Researchers from the Mayo Clinic and Mayo Foundation, Rochester, Minnesota, USA, characterized the α2-adrenergic control of motor and sensory functions of gastrointestinal tract and colon.
To do this, they studied the dose-related effects of clonidine (placebo or up to 0.3 mg po) by random assignment in 55 healthy humans.
Gastrointestinal transit was measured in all subjects.
In 35 individuals, colonic compliance, tone, and sensations of gas and pain during phasic distensions were assessed.
The team found that clonidine did not significantly alter gastrointestinal or colonic transit. However, it increased colonic compliance and reduced fasting tone without altering colonic response to a meal.
Clonidine significantly reduced aggregate sensation to distensions overall. It had significant linear dose-related sensory effects at 8- and 24-mmHg distensions.
| Clonidine at doses as low as 0.05 mg may be beneficial in humans.
| American Journal of Physiology - Gastrointestinal and Liver Physiology |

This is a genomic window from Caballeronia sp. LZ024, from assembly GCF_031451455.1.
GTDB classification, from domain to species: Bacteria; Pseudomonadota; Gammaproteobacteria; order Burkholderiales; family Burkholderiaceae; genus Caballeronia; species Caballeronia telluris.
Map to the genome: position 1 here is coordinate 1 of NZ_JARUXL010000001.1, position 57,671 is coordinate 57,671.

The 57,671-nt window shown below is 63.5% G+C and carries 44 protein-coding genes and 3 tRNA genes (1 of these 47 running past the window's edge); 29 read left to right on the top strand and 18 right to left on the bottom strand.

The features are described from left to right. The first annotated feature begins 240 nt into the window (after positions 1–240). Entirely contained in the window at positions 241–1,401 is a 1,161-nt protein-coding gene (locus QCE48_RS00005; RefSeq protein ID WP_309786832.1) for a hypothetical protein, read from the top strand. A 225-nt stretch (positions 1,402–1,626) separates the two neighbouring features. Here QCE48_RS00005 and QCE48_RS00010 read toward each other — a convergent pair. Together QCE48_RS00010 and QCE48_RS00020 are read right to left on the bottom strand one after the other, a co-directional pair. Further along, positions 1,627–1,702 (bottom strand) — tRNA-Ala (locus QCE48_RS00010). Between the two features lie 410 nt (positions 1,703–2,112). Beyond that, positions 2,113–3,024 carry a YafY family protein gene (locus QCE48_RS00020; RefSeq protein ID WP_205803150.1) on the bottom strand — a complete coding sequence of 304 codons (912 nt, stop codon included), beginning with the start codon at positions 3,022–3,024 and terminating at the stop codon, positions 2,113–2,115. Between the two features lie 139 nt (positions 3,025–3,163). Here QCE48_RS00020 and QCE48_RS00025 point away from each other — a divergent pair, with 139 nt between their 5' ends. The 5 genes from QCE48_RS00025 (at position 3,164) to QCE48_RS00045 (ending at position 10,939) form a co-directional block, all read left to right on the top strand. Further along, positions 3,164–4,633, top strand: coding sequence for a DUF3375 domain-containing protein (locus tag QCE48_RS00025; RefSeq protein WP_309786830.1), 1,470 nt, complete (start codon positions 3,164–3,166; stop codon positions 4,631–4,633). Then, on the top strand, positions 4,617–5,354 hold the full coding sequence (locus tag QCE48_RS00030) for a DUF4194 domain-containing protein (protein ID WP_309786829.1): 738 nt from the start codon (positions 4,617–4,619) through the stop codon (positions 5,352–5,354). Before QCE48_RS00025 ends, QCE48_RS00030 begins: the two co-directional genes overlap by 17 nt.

Effect on pain (including dose-response relationship) was due to 0.3-mg dose for distensions at 24 mmHg.
Blanca E. Viramontes, of the Gastroenterology Research Unit at the Mayo Clinic, said on behalf of fellow authors, "We have confirmed that clonidine relaxes fasting colonic tone and reduces the sensation of pain.
"In this study, gut transit was not altered by clonidine, and novel dose-response characteristics and clonidine's effect on gas sensation are provided."
"Doses as low as 0.05 mg may be effective and potentially useful in reducing colonic tone and gas sensation," it was concluded.